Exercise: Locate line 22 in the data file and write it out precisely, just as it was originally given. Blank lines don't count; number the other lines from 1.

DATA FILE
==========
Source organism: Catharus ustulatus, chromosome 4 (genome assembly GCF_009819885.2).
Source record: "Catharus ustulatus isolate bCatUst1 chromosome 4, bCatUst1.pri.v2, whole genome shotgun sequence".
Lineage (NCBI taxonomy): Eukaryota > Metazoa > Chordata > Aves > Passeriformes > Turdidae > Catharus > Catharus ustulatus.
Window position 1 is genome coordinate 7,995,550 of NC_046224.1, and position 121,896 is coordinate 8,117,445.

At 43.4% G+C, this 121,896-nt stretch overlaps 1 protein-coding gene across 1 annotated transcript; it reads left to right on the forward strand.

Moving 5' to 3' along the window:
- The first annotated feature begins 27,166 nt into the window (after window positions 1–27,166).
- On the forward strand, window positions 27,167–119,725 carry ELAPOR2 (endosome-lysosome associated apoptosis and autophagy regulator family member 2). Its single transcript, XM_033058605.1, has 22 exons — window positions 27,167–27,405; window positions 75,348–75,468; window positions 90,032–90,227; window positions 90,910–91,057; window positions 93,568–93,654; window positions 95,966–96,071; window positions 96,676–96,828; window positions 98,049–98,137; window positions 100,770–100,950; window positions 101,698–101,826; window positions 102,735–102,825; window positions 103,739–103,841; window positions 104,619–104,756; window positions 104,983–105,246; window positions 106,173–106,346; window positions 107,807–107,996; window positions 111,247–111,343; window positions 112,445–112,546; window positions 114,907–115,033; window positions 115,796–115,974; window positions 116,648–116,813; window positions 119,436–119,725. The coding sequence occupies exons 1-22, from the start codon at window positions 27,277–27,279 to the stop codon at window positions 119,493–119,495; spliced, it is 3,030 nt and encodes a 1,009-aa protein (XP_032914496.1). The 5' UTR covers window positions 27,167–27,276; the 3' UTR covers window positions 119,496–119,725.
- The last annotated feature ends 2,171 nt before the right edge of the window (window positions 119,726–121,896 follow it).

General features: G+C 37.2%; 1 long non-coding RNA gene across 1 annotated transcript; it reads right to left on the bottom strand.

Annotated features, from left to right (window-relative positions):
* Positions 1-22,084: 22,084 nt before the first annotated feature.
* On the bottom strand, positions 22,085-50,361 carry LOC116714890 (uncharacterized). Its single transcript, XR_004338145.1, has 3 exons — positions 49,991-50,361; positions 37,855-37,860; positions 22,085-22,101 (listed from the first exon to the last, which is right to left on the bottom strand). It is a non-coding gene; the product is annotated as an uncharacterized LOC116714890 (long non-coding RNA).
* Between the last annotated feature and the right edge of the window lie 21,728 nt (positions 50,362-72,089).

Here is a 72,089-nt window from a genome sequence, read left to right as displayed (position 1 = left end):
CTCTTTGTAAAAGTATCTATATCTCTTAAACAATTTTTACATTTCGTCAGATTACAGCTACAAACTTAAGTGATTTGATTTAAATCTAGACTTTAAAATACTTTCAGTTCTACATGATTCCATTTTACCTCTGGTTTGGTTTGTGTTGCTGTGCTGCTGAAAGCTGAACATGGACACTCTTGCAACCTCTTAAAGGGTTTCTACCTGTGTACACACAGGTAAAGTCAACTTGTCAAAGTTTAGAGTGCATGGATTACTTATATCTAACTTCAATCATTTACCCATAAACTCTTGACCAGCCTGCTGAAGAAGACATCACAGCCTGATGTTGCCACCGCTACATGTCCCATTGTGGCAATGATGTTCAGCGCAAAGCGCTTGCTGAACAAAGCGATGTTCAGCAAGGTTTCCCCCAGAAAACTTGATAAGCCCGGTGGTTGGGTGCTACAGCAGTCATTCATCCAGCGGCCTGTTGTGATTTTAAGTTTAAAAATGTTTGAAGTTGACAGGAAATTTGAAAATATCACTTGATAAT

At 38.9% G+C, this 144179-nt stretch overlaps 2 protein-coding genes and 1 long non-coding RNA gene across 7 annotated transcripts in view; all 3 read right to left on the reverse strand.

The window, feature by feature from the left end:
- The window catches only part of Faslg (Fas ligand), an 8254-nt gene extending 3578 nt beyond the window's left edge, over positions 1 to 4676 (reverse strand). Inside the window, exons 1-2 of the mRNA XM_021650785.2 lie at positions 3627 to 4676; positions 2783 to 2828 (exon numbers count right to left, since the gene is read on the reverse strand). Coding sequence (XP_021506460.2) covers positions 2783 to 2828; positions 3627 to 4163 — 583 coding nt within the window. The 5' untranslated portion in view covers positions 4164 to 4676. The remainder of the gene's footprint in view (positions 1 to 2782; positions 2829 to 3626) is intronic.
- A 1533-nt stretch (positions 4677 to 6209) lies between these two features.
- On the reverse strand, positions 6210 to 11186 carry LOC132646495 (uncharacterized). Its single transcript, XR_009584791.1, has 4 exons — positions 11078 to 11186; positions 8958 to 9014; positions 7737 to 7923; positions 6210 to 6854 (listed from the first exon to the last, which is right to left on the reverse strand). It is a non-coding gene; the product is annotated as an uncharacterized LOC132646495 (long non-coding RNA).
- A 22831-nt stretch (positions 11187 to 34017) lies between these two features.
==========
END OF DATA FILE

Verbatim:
- A 22831-nt stretch (positions 11187 to 34017) lies between these two features.